Street Date 06/05/12
In a conversation with saxophonist Bob Mintzer on how he views critics he replied, "Not Everything Sucks." Fair enough...But this was back in January when this release was in post production and the sonic plug should have been pulled as an act of mercy.
More than just a pretty face? Sure. Lisa McClowry is certainly a better than average singer and has the resume to back it up. McClowery's 2010 release Time Signatures was met with favorable reviews and she has been featured on numerous national television spots for such notable companies as Applebee's and TRESemme shampoos and conditioners. A singer is a bit different than a vocalist much like my mastery of addition and subtraction certainly is not sufficient enough qualification to refer to myself as an accountant. Jim Peterik is a Grammy and Oscar winning singer/songwriter whose fifteen minutes of fame ("Eye Of The Tiger") does not exactly catapult him to iconic status. The most puzzling aspect of this release being both Greg Carmichael and Miles Gilderdale appear on every track on McClowry's latest, Sings Acoustic Alchemy. More often then not when original lyrics are added to extremely successful instrumental music as is the case with Acoustic Alchemy the results are disappointing at best. Why? Simple. Too many cooks spoil the soup and with Peterik not participating in the origin of the song from beginning to end there can be a great deal is lost in translation given some of these tunes are at least twenty years old. The end result of the collaboration here is easy listening on steroids. Nothing works.
McClowry is a good singer but offers nothing special. Bland, boring and utterly predictable there is no new ground cut but the vast majority of the blame falls on the anemic lyrics of Peterik. Gilderdale and Carmichael turn in stellar performances but are so far hidden in the mix that Osama Bin Laden was easier to find and what they do have to offer is difficult at best to find in what would be best described as a "hot mess" thanks to some vocals that take self indulgent to a new level. If Carmichael and Gilderdale were looking to reinvent some classic tunes from their most impressive discography this is a project they should have taken on themselves. While the initial press release does indicate that Acoustic Alchemy did in fact love the initial single recording featuring McClowry's vocals and what began as the idea as a single for the next McClowry release quickly turned into a full blown release this release hit the streets D.O.A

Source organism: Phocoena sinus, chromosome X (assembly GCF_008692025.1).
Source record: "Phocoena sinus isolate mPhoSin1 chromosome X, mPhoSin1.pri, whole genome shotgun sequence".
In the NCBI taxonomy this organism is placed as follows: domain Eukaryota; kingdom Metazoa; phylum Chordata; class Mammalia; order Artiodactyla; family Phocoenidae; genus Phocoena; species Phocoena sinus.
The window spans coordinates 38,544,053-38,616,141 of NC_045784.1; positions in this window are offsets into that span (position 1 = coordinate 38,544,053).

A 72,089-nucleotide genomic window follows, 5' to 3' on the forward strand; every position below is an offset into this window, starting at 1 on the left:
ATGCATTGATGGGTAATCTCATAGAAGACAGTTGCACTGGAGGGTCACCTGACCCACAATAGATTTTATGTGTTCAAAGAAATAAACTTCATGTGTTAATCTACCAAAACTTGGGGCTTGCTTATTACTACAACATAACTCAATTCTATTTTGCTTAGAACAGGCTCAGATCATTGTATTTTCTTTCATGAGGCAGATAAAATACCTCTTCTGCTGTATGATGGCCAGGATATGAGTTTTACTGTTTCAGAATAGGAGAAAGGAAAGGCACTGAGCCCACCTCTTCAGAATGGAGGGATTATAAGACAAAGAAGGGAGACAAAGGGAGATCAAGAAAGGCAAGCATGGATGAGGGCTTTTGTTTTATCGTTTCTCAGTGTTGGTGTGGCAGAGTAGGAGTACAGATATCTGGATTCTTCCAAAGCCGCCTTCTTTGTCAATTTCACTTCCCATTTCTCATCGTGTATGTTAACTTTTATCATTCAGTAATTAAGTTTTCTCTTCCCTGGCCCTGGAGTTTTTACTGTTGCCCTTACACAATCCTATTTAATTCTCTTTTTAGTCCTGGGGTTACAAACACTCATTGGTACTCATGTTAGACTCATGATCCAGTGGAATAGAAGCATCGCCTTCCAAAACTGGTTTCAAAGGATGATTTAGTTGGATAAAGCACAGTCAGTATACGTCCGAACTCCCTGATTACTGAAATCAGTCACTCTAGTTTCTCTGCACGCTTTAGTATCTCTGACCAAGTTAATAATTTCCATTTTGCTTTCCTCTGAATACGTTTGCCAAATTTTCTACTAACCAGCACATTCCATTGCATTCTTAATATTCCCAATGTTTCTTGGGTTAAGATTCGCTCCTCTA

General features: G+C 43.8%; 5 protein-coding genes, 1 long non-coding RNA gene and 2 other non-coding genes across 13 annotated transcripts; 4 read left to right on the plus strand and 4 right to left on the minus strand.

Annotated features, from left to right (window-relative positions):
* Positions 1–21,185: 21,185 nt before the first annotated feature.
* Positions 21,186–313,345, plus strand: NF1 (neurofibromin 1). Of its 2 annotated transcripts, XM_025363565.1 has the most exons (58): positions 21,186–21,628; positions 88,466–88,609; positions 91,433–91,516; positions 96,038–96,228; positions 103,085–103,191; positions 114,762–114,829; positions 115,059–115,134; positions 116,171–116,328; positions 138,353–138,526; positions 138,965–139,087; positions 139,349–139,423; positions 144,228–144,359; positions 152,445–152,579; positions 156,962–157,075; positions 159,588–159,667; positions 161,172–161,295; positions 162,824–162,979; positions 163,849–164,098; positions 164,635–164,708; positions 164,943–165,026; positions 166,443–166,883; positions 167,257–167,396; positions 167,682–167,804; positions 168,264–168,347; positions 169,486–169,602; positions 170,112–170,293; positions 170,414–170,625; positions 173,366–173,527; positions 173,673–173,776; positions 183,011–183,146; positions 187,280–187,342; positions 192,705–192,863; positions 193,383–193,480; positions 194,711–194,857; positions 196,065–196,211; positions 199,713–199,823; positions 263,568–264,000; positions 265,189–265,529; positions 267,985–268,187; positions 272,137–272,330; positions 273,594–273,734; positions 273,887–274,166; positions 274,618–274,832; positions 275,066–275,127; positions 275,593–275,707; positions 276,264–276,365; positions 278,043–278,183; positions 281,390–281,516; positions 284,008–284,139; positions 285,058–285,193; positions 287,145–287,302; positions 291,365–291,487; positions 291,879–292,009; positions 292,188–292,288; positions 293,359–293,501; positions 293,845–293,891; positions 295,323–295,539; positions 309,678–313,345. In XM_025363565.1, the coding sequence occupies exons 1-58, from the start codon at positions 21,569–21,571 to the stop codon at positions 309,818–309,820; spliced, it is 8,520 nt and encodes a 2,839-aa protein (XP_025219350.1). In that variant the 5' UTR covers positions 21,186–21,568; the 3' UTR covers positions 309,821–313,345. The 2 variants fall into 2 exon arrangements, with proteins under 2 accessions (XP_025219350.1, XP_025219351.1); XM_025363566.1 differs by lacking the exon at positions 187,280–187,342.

Having often said the worst review you can give an artist is simply no mention at all, I am stunned that anyone could find anything other than :15 to :20 seconds of bits and pieces of palatable material. There are 25 other singers I have reviewed in the past 90 days that sound identical to McClowry. Peterik's songwriting simply confirms his better days are behind him and I am in shock that one of the best contemporary ensembles that has every been put together would attach their name to such an unbelievable train wreck. One potential clue may be that the guitar parts from Carmichael and Gilderdale were literally "phoned in."
To be perfectly honest, I do not even remember requesting a copy of this release for review.
I still consider myself a jazz advocate. Decide for yourself but if you have an extra twenty you are itching to spend I would recommend giving it to your local food bank before picking this release up. It leaves me scratching my head wondering what the hell happened...
The best I can possibly say for the die hard Acoustic Alchemy fan is to compare it to Charlie Brown's Christmas tree as maybe all it needs is just a little love.